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In the funeral of the famous British journalist Joe Strombel, his colleagues and friends recall how obstinate he was while seeking for a scoop. Meanwhile the deceased Joe discloses the identity of the tarot card serial killer of London. He cheats the Reaper and appears to the American student of journalism Sondra Pransky, who is on the stage in the middle of a magic show of the magician Sidney Waterman in London, and tells her that the murderer is the aristocrat Peter Lyman. Sondra drags Sid in her investigation, seeking for evidences that Peter is the killer. However, she falls in love with him and questions if Joe Strombel is right in his scoop. Written by
Claudio Carvalho, Rio de Janeiro, Brazil
The lead character (originally an adult journalist) was tailored specifically to Johansson, whom Woody Allen observed as having an unused "funny" quality about her while working on the previous film Match Point (2005). See more »
The instrument in the Music Room under which the Tarot cards are hidden is constantly referred to as a "French horn" when in fact it is actually a Conn 16E Mellophonium. Additionally, in the first scene in which the Mellophonium is shown it appears without a mouthpiece. In all subsequent scenes a mouthpiece is in place. See more »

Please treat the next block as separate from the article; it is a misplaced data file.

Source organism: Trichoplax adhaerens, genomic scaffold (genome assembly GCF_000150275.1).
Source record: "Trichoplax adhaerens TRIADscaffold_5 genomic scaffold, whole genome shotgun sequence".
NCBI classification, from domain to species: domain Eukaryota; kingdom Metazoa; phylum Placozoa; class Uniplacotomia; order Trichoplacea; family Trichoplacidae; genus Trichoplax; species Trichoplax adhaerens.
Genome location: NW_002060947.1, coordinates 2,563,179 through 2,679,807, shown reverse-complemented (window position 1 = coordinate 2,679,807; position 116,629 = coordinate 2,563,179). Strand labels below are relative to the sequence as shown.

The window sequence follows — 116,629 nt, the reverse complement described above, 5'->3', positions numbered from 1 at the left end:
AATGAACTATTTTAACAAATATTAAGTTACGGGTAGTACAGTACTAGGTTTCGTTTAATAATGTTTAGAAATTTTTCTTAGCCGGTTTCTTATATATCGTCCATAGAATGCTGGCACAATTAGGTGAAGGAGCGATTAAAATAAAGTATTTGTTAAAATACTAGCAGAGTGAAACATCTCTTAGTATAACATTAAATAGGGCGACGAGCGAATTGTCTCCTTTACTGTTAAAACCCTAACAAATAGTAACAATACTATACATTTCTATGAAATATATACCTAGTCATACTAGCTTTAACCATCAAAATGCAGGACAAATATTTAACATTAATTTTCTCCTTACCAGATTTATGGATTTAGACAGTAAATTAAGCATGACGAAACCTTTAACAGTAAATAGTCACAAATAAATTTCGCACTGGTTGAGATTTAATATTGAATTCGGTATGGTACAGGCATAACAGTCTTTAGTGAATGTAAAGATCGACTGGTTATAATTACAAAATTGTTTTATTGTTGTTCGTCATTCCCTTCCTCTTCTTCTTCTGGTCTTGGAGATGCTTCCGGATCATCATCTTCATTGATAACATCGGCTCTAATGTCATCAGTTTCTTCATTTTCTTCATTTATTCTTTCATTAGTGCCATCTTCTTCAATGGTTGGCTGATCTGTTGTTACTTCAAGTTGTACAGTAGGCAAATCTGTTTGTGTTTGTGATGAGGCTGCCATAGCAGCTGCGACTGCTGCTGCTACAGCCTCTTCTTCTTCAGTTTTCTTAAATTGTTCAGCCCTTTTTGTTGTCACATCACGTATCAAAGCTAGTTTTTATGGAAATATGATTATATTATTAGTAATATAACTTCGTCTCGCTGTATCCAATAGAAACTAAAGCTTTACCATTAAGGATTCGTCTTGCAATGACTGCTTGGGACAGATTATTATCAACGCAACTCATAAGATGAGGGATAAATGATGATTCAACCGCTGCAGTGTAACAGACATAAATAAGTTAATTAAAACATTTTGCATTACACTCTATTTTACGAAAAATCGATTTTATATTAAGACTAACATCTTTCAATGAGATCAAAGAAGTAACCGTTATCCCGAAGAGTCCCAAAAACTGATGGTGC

Don't mourn for Joe Strombel. Joe Strombel had a full life. A newspaper man in the best tradition. A great credit to the Fourth Estate. It didn't matter if the bombs of the war zone were falling, it didn't matter how high up the political scandal went, or how many big corporations or small time racketeers leaned on him. Whatever the risk, if there was a story there, Joe went after it. And he usually got it.
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Great Woody Allen? No. Good Woody Allen? Definitely. I found myself, along with the audience in attendance, laughing hard and often at some of the best Woody Allen lines we've heard in a while. The aging Allen created an appropriate role for himself as Scarlett Johansson's "father" ... well, sort of. Some have said Johansson plays "a young Dianne Keaton." I beg to differ. She plays Woody's dialogue, which, in his comedies, always has a very similar feel...like, well, a Woody Allen comedy. That's fine for us Woody appreciators. She certainly did Woody's dialogue far better than the young cast of his last comedy, Melinda/Melinda. Some may find Woody's humor tiresome, but for those of us who love it when it's done right, we look forward to the next.
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